The story is set on an island, which obviously just adds to the creepiness. What led to that decision?
I knew right away that, because of this family’s odd upbringing (learning about true crime as often as they learned about science, math, and English), they would be isolated from their community. People would view them as freaks, in a way—creepy, possibly dangerous, definitely suspicious. Because of that, I wanted to set the novel on an island, which would further isolate them from the world around them. I actually see the family as surrounded by rings of isolation. There’s their house itself—which the islanders refer to as “Murder Mansion”—and that’s the place where most of the scenes in the novel take place, so it becomes a little claustrophobic at times. But then there’s also the thick acres of woods surrounding the house, separating them from people even more. Then, further on, there’s this rocky shore, where the sand is dense and packed and not a place where anyone would take a casual stroll, and of course, around that is the ocean, a barrier between them and the rest of society.
THE FAMILY PLOT has such a macabre premise, but you hold back from going horrific. The Big Thrill is as much for aspiring writers as it is for readers. I’d love to know how you balance the darkness.
The story itself usually dictates how dark I go. For this one, since it’s a story about a family steeped in murder stories, living on an island where a serial killer was once active, it called for a lot of darkness. I love a really dark story, so that was no problem for me to do, but I also tried to balance it a little bit with the fun that comes with the overall strangeness of the family—their quirks, the absurdity of the mother baking cookies non-stop, one of the characters’ near-constant sarcasm and quips. Some people have likened THE FAMILY PLOT to a horror novel, though I don’t know if that’s really the case, as there’s never any physical violence or gore on the page. Usually in my books, the violence has already occurred once the readers enter the story (in my debut novel, The Winter Sister, the narrator’s sister is dead in the first sentence; in THE FAMILY PLOT, the murder that sets off the plot happened 10 years ago). And as for how I balance the darkness of my writing with my real, everyday life, I find it helps to have an adorable dog whose cute little face instantly snaps me out of the tension of my stories and reminds me of all the sweetness life has to offer.
As a thriller writer, you’re accustomed to darkness—is there anything that scares you?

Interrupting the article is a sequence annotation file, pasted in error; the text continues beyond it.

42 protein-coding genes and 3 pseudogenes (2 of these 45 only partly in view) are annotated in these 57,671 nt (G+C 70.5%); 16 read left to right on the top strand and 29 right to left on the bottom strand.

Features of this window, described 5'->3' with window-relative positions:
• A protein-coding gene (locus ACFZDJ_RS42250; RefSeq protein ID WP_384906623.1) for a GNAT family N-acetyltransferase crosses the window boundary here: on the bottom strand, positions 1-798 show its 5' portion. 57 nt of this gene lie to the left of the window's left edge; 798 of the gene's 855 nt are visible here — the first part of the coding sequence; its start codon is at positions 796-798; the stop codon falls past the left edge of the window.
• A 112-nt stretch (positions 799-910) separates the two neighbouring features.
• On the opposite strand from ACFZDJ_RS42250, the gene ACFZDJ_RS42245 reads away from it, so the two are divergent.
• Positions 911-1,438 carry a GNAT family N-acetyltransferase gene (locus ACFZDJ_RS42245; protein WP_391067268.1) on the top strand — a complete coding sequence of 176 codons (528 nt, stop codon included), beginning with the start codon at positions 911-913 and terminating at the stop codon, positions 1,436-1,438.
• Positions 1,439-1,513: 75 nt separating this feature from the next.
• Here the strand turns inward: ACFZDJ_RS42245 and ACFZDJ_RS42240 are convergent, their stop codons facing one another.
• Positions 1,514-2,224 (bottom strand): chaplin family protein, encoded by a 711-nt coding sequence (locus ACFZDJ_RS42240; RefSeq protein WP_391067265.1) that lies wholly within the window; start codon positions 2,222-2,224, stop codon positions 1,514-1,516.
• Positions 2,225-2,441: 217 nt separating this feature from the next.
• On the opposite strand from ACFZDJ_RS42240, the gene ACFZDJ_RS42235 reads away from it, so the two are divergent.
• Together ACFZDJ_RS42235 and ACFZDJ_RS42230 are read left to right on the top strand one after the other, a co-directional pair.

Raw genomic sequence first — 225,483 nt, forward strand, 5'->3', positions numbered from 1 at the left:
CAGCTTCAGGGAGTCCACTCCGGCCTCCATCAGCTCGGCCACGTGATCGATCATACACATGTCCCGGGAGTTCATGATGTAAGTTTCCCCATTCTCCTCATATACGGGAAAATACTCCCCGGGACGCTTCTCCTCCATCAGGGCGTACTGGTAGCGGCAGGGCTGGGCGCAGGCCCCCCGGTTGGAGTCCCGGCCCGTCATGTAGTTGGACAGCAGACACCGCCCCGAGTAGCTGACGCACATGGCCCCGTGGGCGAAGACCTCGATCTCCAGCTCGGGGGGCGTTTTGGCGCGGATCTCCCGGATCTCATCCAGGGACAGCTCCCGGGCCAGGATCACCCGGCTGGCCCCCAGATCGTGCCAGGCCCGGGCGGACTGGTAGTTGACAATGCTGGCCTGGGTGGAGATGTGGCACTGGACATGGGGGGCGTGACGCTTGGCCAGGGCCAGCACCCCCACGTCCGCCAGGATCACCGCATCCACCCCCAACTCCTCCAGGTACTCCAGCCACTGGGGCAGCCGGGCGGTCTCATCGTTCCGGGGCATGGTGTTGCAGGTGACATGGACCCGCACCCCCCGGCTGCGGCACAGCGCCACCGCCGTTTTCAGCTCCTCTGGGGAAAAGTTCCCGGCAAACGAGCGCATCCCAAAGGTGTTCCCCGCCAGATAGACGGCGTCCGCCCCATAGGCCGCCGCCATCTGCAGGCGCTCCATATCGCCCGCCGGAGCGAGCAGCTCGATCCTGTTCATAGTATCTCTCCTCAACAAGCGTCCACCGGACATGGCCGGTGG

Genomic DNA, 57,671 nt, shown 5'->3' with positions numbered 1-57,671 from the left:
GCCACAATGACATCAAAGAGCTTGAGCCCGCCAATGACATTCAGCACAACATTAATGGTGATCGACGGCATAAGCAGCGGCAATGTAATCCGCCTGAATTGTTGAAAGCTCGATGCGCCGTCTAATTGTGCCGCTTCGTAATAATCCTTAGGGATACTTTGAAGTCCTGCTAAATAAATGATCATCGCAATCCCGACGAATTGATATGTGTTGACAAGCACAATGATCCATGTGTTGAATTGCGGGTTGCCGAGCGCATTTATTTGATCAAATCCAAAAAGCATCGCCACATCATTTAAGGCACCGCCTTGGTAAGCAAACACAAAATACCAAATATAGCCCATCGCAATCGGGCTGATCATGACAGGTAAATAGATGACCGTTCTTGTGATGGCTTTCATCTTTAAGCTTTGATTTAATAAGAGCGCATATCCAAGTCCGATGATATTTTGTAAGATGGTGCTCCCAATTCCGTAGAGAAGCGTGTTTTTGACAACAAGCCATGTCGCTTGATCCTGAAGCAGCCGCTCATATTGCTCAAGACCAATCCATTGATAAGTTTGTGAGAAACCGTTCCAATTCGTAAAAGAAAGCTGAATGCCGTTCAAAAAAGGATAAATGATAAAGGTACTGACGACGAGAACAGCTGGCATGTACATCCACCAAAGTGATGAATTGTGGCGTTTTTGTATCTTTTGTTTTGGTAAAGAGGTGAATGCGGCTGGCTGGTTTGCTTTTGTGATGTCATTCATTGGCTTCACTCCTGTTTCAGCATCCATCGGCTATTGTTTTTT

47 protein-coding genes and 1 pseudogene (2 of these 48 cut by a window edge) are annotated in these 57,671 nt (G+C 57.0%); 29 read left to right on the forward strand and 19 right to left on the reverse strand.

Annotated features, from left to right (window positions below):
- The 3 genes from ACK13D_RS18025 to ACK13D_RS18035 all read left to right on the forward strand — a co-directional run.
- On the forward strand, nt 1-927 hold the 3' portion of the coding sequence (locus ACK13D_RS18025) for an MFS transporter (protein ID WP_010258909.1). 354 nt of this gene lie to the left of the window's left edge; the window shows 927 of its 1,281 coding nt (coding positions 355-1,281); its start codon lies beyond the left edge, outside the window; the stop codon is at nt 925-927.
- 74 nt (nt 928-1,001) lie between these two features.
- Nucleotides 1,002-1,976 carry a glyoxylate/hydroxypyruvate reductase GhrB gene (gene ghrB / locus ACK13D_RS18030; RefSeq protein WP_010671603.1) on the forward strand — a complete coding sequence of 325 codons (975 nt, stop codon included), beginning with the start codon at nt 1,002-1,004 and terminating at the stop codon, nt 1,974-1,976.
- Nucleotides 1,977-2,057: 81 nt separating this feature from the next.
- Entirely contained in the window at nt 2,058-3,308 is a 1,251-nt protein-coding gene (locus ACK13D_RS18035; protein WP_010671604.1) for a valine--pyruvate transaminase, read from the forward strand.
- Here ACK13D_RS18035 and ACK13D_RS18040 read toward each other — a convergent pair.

Almost everything! Here’s an incomplete list: spiders, tornadoes, appendicitis, the doorbell ringing (I’m always convinced it’s a murderer), water towers, standing beside a cruise ship while it’s docked, very large things in general, the number of poisonous creatures in Australia even though I’ve never been there. I could go on!
The dioramas are particularly creepy in this book. Was there anything surprising you learned while researching for this book, both about dioramas and serial killers?
The most surprising thing I learned while researching for this book is just how many serial killers have actually existed. I don’t have an exact number or statistic I can call upon, but I never ran out of new names and stories when combing for references to pepper into the book. I already knew that, one way or another, murder happens all the time, but serial killers always felt so much rarer to me, almost like an urban legend, a scary story told by children at a sleepover. It was chilling, then, to see entire lists of names, to think about the number of bodies each one had left in their wake. As for the dioramas, I was delighted to take a deep dive into Frances Glessner Lee’s Nutshell Studies of Unexplained Deaths, which were the inspiration for the crime scene dioramas in my book. Lee’s dioramas also depicted crime scenes and were used to train homicide detectives in the 1940s. In each of her dioramas, she included all the clues the detectives would need in order to solve the case, and they would have to pore over these tiny rooms, scouring them for the story of what had happened.
What can you share about what you’re working on next?
Right now, I’m working on a book about a pair of very close sisters-in-law whose bond is tested for the first time when the man who connects them becomes the prime suspect in a high-profile murder—and one of them begins to doubt his innocence.